In September, a Japanese man was arrested on suspicion of starring in a shooting and assaulting and attacking his home, according to the Japanese news agency NHK. It is alleged that the man found the woman’s house by studying photos posted on social media, the view of the train station visible in his eyes, seeing the train station and Google Street View, waiting for him at the train station, following his home.
The man also learned of the woman’s whereabouts by studying the video tapes that hung in her living room, watching her curtains, and the light coming out of her windows.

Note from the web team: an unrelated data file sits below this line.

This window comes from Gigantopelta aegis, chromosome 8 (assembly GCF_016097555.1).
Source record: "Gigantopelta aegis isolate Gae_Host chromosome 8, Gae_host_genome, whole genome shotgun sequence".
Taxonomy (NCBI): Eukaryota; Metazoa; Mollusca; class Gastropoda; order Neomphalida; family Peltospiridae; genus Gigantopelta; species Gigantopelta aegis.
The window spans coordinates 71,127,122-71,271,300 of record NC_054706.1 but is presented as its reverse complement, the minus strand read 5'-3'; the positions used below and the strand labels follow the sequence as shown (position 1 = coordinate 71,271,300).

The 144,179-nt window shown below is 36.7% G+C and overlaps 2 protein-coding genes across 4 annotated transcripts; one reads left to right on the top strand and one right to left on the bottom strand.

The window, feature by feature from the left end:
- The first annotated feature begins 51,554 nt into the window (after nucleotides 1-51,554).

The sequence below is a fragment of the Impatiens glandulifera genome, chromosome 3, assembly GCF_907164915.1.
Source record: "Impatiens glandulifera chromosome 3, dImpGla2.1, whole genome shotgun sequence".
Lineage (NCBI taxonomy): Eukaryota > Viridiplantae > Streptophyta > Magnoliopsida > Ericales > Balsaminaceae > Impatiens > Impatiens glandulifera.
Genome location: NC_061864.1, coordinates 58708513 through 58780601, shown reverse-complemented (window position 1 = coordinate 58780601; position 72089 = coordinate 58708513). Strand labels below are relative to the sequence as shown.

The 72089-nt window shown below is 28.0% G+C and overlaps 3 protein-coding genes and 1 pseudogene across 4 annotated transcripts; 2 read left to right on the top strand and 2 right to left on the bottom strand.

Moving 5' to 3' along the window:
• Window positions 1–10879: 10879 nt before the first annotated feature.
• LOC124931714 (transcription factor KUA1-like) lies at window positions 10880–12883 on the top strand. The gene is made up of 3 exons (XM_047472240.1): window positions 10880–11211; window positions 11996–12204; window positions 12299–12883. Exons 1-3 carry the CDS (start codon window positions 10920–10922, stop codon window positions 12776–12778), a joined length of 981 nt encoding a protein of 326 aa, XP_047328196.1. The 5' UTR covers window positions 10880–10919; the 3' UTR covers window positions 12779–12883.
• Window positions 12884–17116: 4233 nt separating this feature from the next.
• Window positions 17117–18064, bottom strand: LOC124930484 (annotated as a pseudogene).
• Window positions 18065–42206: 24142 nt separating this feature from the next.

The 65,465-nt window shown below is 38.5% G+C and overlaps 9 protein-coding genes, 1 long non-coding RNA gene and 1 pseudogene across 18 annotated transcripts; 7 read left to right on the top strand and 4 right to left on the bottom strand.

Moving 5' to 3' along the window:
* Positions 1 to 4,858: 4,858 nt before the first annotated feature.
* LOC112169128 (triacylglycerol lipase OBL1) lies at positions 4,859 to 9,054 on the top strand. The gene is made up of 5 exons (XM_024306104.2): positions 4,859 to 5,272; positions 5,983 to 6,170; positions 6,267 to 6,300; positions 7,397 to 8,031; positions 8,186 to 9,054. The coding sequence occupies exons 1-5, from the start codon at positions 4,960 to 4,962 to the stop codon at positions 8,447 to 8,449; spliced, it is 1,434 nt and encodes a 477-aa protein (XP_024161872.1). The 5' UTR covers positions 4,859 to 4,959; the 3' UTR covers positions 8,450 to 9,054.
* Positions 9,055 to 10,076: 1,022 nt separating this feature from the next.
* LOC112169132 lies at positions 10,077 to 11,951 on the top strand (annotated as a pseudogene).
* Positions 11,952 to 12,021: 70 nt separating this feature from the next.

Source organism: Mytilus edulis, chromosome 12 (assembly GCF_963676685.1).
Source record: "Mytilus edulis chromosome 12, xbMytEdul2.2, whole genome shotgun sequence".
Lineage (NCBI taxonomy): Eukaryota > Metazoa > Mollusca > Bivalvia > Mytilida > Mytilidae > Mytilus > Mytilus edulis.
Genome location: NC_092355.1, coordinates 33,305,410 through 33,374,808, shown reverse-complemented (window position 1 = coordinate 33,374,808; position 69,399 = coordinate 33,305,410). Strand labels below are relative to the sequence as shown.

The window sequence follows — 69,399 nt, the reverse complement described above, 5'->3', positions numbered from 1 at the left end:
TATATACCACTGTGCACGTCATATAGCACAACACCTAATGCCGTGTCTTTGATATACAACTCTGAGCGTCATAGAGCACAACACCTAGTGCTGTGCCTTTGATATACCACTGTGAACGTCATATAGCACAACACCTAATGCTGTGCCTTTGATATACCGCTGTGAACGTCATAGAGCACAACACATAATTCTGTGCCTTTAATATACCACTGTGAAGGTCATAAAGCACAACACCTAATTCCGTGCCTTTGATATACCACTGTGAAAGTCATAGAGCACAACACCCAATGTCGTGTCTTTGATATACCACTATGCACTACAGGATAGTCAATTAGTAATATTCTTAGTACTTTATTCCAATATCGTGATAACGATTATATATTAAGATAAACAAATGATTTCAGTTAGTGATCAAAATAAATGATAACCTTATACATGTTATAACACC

You may not be a pop star, but there is always a warning message about using the little details in your smart photos to determine one of your real stories – where you live. So maybe avoid sharing photos taken around your home or in the streets where you often travel. You can also go to locations that disable the automatic markup on photos, so that GPS locations do not access the metadata of each photo you take.
I don’t know how people take photos from Facebook or Twitter to see the locations where a photo was taken. According to Consumer Reports, most social networks, including Craigslist, Facebook, Imgur, Instagram, Twitter, and WhatsApp – extract the metadata of the photos you submit.